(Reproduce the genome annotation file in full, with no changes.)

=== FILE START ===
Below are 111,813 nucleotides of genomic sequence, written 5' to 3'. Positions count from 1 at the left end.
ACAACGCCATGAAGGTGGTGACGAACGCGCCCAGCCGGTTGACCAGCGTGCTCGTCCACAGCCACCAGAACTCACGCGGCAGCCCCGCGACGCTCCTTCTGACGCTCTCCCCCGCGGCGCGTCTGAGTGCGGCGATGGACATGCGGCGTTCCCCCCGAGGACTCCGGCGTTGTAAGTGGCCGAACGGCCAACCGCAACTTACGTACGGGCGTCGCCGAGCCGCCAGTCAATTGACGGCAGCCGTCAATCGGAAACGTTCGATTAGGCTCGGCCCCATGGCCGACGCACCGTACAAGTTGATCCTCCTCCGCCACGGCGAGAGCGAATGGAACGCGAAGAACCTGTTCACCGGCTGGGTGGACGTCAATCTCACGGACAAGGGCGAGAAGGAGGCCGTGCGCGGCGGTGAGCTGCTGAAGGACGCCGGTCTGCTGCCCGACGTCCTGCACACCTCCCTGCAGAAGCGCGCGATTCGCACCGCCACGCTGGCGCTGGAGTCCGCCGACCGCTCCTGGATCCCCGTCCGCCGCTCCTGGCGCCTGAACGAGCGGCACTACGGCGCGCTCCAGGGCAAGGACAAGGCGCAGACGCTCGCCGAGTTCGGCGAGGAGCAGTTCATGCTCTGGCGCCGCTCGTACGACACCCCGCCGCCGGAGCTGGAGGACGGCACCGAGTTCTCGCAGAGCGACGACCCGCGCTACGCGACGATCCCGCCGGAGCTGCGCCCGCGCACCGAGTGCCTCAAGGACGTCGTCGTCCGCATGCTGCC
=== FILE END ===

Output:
Below are 111,813 nucleotides of genomic sequence, written 5' to 3'. Positions count from 1 at the left end.
ACAACGCCATGAAGGTGGTGACGAACGCGCCCAGCCGGTTGACCAGCGTGCTCGTCCACAGCCACCAGAACTCACGCGGCAGCCCCGCGACGCTCCTTCTGACGCTCTCCCCCGCGGCGCGTCTGAGTGCGGCGATGGACATGCGGCGTTCCCCCCGAGGACTCCGGCGTTGTAAGTGGCCGAACGGCCAACCGCAACTTACGTACGGGCGTCGCCGAGCCGCCAGTCAATTGACGGCAGCCGTCAATCGGAAACGTTCGATTAGGCTCGGCCCCATGGCCGACGCACCGTACAAGTTGATCCTCCTCCGCCACGGCGAGAGCGAATGGAACGCGAAGAACCTGTTCACCGGCTGGGTGGACGTCAATCTCACGGACAAGGGCGAGAAGGAGGCCGTGCGCGGCGGTGAGCTGCTGAAGGACGCCGGTCTGCTGCCCGACGTCCTGCACACCTCCCTGCAGAAGCGCGCGATTCGCACCGCCACGCTGGCGCTGGAGTCCGCCGACCGCTCCTGGATCCCCGTCCGCCGCTCCTGGCGCCTGAACGAGCGGCACTACGGCGCGCTCCAGGGCAAGGACAAGGCGCAGACGCTCGCCGAGTTCGGCGAGGAGCAGTTCATGCTCTGGCGCCGCTCGTACGACACCCCGCCGCCGGAGCTGGAGGACGGCACCGAGTTCTCGCAGAGCGACGACCCGCGCTACGCGACGATCCCGCCGGAGCTGCGCCCGCGCACCGAGTGCCTCAAGGACGTCGTCGTCCGCATGCTGCC